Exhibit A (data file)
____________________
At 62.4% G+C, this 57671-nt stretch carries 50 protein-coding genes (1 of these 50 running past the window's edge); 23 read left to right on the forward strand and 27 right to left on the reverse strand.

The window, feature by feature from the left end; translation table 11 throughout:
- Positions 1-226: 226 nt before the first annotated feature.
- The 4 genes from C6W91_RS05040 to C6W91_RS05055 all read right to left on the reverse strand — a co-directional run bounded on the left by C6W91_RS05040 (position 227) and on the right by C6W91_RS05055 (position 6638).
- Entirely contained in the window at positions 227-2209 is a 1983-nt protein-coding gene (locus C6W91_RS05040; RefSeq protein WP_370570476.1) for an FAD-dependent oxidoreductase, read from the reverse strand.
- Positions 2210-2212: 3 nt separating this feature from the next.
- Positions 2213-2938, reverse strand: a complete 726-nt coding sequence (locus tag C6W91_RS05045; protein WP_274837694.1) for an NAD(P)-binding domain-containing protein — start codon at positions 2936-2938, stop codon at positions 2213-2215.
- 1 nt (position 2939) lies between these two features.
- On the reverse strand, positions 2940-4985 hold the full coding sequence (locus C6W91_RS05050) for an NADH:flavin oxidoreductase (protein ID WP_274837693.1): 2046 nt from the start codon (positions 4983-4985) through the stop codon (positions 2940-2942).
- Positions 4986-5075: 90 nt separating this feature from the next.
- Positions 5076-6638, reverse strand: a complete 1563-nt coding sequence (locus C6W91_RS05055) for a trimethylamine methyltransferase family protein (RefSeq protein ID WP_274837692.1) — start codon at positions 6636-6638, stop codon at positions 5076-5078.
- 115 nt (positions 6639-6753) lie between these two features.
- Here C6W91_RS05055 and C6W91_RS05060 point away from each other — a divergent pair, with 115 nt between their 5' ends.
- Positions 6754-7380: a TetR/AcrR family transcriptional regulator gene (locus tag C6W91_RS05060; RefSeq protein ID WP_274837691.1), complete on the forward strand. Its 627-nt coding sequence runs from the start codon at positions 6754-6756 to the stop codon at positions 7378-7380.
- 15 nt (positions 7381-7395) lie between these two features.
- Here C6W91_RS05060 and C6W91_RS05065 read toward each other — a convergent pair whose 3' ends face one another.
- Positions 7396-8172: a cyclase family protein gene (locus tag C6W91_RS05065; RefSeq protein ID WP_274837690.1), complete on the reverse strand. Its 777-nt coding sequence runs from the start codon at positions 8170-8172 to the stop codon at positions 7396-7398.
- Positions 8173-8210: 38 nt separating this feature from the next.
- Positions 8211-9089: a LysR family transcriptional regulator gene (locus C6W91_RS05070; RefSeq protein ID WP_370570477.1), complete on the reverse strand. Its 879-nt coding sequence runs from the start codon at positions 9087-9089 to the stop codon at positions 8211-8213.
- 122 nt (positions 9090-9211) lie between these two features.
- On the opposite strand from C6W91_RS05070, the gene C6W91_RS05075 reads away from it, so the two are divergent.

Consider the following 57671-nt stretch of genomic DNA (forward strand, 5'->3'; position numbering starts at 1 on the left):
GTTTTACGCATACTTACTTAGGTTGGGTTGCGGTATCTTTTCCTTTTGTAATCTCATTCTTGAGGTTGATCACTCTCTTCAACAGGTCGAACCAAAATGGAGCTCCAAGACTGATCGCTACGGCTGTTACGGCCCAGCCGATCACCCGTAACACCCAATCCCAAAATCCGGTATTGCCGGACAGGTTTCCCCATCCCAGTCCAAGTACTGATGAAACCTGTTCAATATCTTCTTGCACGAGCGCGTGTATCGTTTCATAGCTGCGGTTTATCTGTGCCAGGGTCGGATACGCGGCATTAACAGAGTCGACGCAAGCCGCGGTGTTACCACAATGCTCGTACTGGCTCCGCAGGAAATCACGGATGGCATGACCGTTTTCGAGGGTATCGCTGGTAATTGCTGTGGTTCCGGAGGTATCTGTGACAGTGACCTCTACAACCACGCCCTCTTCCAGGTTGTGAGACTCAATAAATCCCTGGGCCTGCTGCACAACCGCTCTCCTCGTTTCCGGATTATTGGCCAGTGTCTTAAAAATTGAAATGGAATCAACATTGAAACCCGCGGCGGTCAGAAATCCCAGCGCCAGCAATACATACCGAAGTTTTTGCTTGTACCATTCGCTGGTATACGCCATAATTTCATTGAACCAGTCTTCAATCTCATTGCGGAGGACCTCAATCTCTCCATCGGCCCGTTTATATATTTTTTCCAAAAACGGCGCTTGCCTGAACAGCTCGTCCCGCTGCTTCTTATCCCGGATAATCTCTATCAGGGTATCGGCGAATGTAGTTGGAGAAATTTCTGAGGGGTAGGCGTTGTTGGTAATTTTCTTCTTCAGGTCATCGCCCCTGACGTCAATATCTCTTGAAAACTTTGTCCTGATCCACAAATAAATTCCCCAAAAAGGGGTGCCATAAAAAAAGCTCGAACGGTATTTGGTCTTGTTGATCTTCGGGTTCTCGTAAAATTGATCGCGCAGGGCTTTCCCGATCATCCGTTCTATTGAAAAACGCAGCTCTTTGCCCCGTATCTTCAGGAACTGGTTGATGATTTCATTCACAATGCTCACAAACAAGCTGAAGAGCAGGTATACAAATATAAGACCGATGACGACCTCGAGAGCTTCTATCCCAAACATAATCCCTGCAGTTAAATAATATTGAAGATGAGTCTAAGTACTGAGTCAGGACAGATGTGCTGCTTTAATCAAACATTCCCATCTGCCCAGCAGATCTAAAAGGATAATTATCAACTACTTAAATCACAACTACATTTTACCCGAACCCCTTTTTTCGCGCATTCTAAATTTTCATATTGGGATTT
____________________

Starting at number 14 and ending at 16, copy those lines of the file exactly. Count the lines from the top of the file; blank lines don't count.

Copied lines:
- Positions 6754-7380: a TetR/AcrR family transcriptional regulator gene (locus tag C6W91_RS05060; RefSeq protein ID WP_274837691.1), complete on the forward strand. Its 627-nt coding sequence runs from the start codon at positions 6754-6756 to the stop codon at positions 7378-7380.
- 15 nt (positions 7381-7395) lie between these two features.
- Here C6W91_RS05060 and C6W91_RS05065 read toward each other — a convergent pair whose 3' ends face one another.